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Old 10-20-2007, 02:58 PM   #41
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LOL ... we've had several discussions about Griswold CI over the years ... and like I said, my Aunt has some that was Grandma's ... she just happens to have the same pot so I called her up last night and had her double check the dimensions and markings for me. Don't let him fool ya' - Goodweed is just playing dumb like a fox - I've learned a lot about Griswold from him ... and he has some.

LOL ... Goodweed - it's not always what you know - it's knowing where and how to find the answer. I've got a library card, and I know how to Google.
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Old 10-21-2007, 08:25 PM   #42
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Hello David Cotrell,
If you are thinking Le Creuset but hate to spend the money, check your local Target store. They carry an enameled smaller 5 Qt round pot made by Chefmate that costs $40.
IKEA also has an oval 5.5 Qts (I think) made in France for about $50.
According to Cook Illustrated, Target's product matches Le Creuset performance on their testing, I own the IKEA one and is great
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Old 10-22-2007, 11:40 AM   #43
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I would always suggest going with the more expensive enameled dutch oven becasue you can cook acidic foods, like tomato sauce in it.

You really shouldn't cook acidic foods in uncoated cast iron.
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Old 10-22-2007, 11:48 AM   #44
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wysiwyg and jennyema, thanks for the tips - l'll use them in a longer range plan to buy the enameled version of a cast iron Dutch Oven. The nearest Target store to me is about a 80 mile round trip :( so that will be a special future trip - it does seem that their plain cast iron and enameled versions are well recommended at decent prices. Thanks.
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Old 10-22-2007, 12:18 PM   #45
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David, you might want to search this forum for other discussions on Dutch Ovens, there were few of them.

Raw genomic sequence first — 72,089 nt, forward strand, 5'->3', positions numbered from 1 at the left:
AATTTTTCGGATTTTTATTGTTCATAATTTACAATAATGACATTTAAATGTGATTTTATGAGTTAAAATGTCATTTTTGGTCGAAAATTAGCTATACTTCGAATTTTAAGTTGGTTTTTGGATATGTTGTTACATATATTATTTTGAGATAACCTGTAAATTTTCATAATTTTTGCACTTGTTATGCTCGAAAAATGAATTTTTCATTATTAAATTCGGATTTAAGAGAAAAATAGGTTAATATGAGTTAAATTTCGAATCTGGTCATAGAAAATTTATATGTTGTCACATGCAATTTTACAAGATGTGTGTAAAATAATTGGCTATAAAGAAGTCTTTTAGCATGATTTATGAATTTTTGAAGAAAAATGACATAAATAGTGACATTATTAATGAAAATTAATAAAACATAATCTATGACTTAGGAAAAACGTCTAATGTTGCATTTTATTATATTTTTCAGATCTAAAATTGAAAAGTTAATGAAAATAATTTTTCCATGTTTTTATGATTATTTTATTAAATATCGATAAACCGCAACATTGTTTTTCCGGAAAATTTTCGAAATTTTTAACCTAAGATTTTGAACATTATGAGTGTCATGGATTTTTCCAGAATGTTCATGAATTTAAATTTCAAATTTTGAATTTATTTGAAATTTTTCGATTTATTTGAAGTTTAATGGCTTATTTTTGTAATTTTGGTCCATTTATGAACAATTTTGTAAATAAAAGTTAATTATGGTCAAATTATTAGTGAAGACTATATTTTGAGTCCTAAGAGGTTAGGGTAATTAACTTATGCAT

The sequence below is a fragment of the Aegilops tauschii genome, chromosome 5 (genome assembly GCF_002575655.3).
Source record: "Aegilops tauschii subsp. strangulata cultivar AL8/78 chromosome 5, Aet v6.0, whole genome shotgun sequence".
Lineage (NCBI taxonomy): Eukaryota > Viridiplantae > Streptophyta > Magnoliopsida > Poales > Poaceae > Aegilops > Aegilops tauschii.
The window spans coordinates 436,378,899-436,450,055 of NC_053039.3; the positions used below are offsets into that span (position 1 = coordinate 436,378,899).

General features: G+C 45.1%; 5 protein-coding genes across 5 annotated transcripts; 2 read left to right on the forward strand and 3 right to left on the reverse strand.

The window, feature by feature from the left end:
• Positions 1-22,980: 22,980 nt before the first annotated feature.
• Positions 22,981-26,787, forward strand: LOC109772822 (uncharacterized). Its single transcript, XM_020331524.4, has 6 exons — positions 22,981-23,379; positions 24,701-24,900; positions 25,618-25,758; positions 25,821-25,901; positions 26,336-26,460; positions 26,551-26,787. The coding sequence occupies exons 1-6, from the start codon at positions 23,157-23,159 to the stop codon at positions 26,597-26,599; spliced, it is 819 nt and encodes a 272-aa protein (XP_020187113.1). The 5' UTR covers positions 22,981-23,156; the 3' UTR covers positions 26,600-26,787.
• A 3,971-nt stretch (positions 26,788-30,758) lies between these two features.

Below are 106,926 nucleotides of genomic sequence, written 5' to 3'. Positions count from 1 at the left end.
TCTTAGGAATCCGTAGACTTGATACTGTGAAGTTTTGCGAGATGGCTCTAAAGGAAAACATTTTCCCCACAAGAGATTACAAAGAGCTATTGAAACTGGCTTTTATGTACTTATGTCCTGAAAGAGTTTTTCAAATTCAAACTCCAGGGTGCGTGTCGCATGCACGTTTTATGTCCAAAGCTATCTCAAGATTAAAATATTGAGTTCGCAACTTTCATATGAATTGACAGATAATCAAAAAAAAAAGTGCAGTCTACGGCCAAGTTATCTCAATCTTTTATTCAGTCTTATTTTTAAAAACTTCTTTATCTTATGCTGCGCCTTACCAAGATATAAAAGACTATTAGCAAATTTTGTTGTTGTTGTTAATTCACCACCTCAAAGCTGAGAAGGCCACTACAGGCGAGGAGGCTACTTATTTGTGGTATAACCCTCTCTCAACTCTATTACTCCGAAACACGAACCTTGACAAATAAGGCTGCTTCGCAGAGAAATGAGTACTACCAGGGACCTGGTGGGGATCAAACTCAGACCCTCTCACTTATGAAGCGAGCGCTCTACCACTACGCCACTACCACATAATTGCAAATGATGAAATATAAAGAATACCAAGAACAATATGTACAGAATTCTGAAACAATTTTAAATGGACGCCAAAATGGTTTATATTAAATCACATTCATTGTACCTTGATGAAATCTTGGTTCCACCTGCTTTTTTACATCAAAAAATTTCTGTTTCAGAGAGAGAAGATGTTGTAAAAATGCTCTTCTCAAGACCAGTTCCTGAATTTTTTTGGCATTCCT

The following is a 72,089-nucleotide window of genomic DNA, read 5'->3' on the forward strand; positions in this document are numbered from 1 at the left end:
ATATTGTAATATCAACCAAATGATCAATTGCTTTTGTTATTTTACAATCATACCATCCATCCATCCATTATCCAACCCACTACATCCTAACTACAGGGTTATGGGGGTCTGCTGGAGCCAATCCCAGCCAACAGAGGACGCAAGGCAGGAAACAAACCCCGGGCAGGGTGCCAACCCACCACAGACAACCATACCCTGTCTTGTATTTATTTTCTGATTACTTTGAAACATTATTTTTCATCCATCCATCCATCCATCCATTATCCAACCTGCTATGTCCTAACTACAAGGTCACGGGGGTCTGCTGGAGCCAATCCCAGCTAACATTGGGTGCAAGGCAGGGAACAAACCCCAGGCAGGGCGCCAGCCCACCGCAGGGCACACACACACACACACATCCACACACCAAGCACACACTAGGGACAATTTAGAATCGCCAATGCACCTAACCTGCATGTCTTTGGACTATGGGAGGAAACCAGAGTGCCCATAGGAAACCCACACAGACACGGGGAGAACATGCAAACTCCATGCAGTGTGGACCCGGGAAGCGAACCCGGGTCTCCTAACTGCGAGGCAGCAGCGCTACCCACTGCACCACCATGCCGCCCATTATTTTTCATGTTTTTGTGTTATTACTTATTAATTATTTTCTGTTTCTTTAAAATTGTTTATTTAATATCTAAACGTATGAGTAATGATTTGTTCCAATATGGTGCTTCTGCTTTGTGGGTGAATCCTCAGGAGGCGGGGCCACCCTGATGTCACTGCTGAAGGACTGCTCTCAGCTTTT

As far as recommendations you had few good ones here. I still would like to add my 2 cents. Nothing beats a good seasoned cast iron Dutch oven, like the one my mom has, it is my grand mothers and is probably 50-60 years old. But what do you do when you canít lift one anymore, like my self. I had a work injury a while ago and canít really lift anything heavy anymore, it hurts so much that even small 3 quart Dutch oven (that is also my grandmaís) is too heavy for me to lift. Well, one learns to adopt. The pot Iím using is an ďaluminum Dutch ovenĒ and Iím using this term just because that is what the place that sells them call it. It is not a good idea to use it for anything acidic, but other than that I can assure you it works wonders. Oh, yeah, last but not least, the price is right. Here is the site, you decide what to do. Aluminum Dutch Ovens or a great alternative to cast iron dutch ovens
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Old 10-22-2007, 12:35 PM   #46
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CharlieD - thanks for the tips! Oh me am I sorry about your back - I hope it's something that can mend - take care of it! I'm coming across more and more people with bad backs from one thing or another so please do take care.
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Old 10-22-2007, 12:41 PM   #47
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Thank you, David, actually it is my arms, forarms that is, some times it hurts so much, I can't even lift a pencil.
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Old 10-22-2007, 02:40 PM   #48
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Quote:
Originally Posted by jennyema View Post
I would always suggest going with the more expensive enameled dutch oven becasue you can cook acidic foods, like tomato sauce in it.

You really shouldn't cook acidic foods in uncoated cast iron.
Interesting that you say that, may I ask why? My mother cooked sloppy joes in her cast iron all my life. When she got hers, there was no such thing as enamel coating.
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Old 10-22-2007, 02:55 PM   #49
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Interesting that you say that, may I ask why? My mother cooked sloppy joes in her cast iron all my life. When she got hers, there was no such thing as enamel coating.

Because acidic ingredients react with the iron. While not harmful, it can add a weird taste to your food and give it an "off" color.
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Old 10-22-2007, 03:22 PM   #50
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Ah, okay. I guess 50 years of seasoning has fixed that little problem with her pans.
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